President Joe Biden visited coastal California on Jan 19, speaking to business owners about damage to their shops following the deadly storms that have battered the area.
The president toured some of the destroyed buildings and spoke to state authorities and first responders about the outcome of the storm that had already dumped almost 12 inches of rain on the area and killed at least 20 people.
Since late December, the storms have dumped rain and snow on California, knocking out electricity for thousands, flooding roads, uprooting trees, unleashing debris flows, and setting off landslides. Despite the storm system earlier in the week being relatively moderate compared to past storms, forecasters warned that because the state was so saturated, there was still a possibility of flooding and mudslides.
The president highlighted the damage caused by the pounding rains, strong winds, floods, and landslides while flanked by first responders, California Governor Gavin Newsom, and Federal Emergency Management Agency Administrator Deanne Criswell.
The Weather Prediction Center of the National Weather Service reported that from December 26 to January 17, rain and snow deluged California, with some reports of up to 15 feet of snow in the highest elevations of the Sierra Nevada.
Atmospheric rivers, which are long, narrow bands of water vapor that originate over the ocean and travel through the sky, are a type of weather event that contribute significantly to California’s wintertime precipitation and snowfall. Since late December, nine atmospheric rivers have impacted California. Recently, the storms have slowed down. Forecasters predicted a brief spell of dry weather to follow this week’s end of light showers.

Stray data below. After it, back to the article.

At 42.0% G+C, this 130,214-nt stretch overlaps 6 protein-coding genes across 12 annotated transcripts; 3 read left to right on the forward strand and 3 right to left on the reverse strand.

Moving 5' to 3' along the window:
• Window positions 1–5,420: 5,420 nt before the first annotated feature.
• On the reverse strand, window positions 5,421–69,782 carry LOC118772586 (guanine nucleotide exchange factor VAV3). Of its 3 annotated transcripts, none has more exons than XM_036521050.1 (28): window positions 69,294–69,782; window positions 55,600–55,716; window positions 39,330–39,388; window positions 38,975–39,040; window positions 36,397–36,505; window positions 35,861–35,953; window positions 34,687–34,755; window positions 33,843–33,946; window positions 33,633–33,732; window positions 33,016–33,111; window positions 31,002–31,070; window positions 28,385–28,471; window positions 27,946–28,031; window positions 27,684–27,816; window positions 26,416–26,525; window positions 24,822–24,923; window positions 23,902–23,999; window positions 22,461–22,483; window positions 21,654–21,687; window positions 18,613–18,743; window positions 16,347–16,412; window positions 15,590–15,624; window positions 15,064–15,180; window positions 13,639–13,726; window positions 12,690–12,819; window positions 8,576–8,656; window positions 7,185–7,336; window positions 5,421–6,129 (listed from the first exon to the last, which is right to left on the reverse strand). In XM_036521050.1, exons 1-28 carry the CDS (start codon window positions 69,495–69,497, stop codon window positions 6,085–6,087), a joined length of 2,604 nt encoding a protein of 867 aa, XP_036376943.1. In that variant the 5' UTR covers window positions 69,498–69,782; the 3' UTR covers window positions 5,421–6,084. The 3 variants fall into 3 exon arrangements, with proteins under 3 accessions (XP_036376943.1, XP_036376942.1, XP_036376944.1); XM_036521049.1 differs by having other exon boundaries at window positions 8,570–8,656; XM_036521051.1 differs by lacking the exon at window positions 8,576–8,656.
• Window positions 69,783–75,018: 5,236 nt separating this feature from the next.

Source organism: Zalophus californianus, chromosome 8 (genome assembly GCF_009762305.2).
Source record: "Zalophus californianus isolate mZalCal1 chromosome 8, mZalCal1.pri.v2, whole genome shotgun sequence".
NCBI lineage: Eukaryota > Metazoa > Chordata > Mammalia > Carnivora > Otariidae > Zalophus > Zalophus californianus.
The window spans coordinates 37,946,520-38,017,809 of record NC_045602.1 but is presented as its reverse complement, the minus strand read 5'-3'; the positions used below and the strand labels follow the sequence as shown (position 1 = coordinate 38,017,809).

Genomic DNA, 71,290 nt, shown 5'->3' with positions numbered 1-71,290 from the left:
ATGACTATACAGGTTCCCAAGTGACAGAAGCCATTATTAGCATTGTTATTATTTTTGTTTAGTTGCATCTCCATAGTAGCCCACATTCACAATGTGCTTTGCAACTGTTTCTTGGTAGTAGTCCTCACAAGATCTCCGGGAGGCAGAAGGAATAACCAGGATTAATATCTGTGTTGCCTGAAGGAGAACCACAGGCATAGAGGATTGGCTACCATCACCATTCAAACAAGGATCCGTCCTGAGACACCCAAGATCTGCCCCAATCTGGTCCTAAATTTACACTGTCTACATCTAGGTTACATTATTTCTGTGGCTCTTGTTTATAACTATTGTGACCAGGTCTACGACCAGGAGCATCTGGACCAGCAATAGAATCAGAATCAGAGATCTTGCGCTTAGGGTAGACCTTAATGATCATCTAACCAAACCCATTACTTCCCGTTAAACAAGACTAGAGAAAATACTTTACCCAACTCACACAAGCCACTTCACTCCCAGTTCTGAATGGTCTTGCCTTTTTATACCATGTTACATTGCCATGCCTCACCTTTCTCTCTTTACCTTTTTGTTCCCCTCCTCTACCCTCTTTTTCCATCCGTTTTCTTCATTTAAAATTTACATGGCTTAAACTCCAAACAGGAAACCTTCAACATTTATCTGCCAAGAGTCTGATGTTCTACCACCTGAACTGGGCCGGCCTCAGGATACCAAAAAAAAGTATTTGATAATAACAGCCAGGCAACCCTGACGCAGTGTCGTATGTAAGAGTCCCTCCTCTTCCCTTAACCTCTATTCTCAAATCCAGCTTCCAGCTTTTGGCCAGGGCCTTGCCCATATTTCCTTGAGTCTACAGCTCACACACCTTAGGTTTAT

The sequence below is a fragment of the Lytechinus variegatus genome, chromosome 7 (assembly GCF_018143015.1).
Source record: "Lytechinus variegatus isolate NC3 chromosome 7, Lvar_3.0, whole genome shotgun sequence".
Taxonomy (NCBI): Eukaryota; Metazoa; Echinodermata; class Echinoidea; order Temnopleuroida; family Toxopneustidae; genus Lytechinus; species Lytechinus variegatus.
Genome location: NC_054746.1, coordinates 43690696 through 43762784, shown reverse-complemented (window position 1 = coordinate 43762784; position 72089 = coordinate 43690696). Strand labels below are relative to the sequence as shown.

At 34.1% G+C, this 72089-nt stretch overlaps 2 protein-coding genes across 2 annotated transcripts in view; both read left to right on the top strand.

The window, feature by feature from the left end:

More than 500 FEMA employees as well as other government employees have been sent to California to assist with the emergency operations. Newsom commended the quick federal response but cautioned that the hazard remained high in a state that had just experienced a terrible drought and is now experiencing historic rainfall.
A presidential declaration of a state of emergency is a broad authorization that allows the president to activate emergency powers under the Stafford Act and other federal laws, and to mobilize federal resources to respond to the emergency. This type of declaration is typically used in response to natural disasters, like hurricanes or earthquakes, or man-made disasters, like terrorist attacks.
A presidential declaration of a state of disaster, on the other hand, is more specific and is typically used in response to events that have caused widespread damage or destruction, and that require immediate assistance to save lives, protect property, and restore essential services.
The Associated Press contributed to this report.